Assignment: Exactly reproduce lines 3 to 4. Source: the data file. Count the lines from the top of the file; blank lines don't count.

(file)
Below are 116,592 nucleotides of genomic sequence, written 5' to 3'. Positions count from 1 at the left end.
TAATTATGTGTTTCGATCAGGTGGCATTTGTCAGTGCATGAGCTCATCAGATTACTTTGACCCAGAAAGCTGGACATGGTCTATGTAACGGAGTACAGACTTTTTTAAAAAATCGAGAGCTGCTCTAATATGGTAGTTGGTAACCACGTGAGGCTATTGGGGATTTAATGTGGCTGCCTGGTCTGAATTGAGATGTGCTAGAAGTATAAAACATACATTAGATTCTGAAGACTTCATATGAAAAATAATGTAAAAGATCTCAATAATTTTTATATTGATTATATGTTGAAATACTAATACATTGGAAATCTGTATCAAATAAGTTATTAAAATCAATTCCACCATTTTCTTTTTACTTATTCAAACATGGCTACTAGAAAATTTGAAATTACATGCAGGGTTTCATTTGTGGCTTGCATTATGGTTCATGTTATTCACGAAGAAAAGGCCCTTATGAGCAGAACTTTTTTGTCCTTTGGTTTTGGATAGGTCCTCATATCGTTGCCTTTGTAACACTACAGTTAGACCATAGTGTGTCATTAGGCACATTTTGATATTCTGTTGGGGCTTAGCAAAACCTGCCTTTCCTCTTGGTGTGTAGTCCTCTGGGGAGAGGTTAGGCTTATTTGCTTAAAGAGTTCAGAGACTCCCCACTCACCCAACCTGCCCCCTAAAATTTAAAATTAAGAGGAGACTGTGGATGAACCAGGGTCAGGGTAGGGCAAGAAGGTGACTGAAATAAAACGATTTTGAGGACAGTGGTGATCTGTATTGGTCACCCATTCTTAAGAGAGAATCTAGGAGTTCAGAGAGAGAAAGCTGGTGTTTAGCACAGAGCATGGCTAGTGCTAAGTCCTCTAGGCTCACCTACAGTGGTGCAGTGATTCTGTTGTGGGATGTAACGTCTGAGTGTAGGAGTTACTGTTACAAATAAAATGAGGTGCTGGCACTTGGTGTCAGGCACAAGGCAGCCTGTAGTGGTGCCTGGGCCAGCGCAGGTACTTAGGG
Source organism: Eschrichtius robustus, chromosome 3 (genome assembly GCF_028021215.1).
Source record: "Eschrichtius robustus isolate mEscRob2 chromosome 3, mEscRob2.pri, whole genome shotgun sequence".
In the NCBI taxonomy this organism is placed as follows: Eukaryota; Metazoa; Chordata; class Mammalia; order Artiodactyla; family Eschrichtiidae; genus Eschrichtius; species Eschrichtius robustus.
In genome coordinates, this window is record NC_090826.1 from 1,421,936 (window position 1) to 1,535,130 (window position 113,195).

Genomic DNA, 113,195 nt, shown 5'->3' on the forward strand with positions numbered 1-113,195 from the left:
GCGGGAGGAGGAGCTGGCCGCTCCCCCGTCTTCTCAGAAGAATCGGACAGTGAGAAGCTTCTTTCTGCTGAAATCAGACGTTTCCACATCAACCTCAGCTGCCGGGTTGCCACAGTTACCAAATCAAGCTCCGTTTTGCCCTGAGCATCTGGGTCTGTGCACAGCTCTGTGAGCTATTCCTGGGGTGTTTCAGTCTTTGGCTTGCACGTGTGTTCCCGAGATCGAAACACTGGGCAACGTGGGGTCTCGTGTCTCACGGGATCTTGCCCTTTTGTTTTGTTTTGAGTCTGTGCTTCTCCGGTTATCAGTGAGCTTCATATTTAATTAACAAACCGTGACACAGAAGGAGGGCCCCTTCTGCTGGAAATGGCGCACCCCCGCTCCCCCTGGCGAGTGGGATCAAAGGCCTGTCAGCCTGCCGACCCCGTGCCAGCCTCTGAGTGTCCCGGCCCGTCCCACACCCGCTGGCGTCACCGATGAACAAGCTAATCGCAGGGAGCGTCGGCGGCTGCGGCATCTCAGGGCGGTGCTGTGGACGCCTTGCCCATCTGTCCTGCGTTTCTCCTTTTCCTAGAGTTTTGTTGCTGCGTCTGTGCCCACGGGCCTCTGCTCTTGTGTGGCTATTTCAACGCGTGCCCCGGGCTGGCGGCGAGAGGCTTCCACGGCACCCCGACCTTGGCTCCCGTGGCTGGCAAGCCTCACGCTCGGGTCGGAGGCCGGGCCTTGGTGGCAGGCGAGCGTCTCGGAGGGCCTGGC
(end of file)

Source organism: Eschrichtius robustus, chromosome 3 (genome assembly GCF_028021215.1).
Source record: "Eschrichtius robustus isolate mEscRob2 chromosome 3, mEscRob2.pri, whole genome shotgun sequence".